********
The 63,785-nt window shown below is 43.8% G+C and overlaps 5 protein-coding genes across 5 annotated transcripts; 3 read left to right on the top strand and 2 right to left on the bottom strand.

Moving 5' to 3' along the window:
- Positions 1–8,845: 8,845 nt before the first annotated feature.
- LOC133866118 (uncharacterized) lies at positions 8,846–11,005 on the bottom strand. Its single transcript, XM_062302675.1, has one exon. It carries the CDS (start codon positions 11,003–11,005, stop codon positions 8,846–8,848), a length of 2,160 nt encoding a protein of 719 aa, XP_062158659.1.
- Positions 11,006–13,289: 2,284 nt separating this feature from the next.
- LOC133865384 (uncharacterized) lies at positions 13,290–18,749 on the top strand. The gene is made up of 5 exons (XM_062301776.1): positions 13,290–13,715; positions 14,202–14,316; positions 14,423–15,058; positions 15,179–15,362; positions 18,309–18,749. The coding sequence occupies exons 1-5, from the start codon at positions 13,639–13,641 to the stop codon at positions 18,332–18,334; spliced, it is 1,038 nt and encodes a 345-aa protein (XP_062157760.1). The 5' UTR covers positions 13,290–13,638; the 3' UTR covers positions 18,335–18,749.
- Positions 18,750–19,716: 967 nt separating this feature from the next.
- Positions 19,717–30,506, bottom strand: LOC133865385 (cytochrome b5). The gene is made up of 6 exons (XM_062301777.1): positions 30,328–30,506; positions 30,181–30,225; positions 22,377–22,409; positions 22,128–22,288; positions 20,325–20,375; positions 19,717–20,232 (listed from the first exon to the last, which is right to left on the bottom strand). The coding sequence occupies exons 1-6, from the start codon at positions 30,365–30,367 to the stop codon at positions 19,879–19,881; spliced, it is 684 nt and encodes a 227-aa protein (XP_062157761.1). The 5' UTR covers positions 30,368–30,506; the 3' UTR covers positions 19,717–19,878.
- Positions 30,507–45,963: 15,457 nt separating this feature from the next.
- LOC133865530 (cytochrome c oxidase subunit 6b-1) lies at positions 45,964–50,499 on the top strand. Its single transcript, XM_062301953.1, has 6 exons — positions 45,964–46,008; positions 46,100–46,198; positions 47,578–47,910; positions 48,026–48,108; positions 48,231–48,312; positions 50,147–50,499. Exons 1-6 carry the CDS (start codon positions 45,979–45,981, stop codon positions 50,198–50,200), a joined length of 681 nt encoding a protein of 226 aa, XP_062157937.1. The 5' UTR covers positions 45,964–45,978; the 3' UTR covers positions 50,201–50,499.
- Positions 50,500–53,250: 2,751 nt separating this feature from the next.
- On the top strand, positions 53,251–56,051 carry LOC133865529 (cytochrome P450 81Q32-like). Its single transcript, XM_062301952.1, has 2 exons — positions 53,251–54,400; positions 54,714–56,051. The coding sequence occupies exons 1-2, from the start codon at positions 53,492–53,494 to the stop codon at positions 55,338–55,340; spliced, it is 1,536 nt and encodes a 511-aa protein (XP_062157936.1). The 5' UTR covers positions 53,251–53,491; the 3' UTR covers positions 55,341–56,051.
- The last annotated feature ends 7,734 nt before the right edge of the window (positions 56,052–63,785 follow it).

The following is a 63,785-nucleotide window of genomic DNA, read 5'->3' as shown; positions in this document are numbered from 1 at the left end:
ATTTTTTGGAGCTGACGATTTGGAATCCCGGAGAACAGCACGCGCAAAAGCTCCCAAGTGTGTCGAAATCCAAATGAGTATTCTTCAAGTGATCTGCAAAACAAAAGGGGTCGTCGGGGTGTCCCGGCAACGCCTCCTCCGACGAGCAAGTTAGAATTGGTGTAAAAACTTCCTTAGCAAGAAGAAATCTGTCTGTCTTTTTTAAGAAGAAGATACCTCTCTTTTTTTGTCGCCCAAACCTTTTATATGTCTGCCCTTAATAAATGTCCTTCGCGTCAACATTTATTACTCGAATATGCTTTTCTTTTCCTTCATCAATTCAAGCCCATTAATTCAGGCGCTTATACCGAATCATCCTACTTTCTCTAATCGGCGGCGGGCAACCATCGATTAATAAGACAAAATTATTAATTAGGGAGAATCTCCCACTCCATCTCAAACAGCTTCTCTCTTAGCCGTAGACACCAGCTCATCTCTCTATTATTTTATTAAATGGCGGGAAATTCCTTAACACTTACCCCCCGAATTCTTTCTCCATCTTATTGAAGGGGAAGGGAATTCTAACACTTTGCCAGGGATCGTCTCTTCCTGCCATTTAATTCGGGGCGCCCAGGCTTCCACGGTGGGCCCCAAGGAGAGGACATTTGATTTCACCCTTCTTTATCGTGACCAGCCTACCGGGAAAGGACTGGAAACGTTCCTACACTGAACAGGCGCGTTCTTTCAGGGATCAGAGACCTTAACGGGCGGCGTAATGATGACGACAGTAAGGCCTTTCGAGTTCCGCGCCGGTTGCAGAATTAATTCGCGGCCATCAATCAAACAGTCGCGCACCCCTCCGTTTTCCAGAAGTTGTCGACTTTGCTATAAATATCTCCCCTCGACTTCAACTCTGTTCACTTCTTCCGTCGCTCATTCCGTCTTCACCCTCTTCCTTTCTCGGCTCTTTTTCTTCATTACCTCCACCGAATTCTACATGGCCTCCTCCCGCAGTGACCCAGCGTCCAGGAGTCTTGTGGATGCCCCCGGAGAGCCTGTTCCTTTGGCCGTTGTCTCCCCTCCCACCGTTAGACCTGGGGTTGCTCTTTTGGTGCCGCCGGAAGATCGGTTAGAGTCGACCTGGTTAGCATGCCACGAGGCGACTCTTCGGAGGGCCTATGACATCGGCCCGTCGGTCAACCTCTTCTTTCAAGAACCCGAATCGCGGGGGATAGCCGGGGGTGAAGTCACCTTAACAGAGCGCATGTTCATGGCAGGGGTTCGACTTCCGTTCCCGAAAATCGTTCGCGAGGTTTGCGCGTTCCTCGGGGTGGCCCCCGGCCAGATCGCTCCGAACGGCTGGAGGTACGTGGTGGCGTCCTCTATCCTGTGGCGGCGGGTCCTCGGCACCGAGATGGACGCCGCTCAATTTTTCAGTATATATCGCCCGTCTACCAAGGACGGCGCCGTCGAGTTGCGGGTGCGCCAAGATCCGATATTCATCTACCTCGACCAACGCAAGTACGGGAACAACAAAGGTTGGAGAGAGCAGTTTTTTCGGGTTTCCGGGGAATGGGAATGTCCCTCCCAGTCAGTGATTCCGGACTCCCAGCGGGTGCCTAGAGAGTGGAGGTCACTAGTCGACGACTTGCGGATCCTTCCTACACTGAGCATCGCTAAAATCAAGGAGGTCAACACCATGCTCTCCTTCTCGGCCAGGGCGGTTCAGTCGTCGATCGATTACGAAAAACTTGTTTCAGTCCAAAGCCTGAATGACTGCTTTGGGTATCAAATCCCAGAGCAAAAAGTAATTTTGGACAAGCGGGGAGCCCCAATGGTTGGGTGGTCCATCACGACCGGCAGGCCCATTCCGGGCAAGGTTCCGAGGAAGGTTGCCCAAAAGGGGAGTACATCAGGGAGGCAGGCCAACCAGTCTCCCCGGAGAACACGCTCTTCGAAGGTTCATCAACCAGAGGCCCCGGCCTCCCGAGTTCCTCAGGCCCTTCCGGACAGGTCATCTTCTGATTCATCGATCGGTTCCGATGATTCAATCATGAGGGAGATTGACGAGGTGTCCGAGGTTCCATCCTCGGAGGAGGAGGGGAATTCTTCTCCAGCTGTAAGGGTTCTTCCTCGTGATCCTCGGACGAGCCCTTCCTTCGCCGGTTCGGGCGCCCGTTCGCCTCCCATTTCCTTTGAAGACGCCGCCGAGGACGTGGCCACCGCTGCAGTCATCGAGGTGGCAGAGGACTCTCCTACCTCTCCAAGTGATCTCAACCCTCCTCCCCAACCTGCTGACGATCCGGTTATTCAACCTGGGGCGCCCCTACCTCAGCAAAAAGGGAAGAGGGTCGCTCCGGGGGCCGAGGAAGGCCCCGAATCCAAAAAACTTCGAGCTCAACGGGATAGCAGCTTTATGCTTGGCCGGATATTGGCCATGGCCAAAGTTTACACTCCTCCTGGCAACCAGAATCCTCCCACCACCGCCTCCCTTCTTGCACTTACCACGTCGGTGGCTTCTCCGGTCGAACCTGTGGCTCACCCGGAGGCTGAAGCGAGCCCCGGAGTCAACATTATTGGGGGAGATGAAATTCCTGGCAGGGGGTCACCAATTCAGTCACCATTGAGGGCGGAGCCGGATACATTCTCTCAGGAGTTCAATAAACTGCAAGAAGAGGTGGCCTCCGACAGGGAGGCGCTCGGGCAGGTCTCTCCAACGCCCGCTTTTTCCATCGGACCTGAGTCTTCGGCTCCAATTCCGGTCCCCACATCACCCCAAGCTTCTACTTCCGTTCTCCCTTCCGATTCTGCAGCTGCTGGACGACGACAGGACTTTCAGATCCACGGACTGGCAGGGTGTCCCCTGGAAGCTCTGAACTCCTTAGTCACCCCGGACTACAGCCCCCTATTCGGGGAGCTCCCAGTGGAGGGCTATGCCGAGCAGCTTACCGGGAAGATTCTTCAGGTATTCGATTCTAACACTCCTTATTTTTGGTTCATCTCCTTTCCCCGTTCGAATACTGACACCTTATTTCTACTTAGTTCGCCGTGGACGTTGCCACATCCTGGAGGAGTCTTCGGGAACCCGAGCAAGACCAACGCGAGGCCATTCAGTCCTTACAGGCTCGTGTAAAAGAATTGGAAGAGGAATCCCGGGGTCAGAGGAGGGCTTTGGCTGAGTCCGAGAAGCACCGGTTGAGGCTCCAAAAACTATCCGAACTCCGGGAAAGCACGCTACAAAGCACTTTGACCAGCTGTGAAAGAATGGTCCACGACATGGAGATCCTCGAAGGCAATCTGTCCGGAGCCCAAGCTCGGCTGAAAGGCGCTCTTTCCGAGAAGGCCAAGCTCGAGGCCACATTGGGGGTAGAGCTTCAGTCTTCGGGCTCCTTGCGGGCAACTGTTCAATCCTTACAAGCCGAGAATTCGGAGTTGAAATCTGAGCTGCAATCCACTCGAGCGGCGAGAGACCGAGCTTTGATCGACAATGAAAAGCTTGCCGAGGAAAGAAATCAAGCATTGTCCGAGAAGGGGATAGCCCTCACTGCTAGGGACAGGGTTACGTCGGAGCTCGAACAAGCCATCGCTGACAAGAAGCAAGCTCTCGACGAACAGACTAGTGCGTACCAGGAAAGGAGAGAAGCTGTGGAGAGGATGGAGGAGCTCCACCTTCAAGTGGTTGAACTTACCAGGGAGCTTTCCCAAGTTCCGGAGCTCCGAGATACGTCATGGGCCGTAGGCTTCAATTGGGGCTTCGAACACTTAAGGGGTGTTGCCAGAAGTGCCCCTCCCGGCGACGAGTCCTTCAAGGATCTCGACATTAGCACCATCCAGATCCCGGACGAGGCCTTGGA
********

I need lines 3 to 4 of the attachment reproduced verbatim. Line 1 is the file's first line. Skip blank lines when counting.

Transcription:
- Positions 1–8,845: 8,845 nt before the first annotated feature.
- LOC133866118 (uncharacterized) lies at positions 8,846–11,005 on the bottom strand. Its single transcript, XM_062302675.1, has one exon. It carries the CDS (start codon positions 11,003–11,005, stop codon positions 8,846–8,848), a length of 2,160 nt encoding a protein of 719 aa, XP_062158659.1.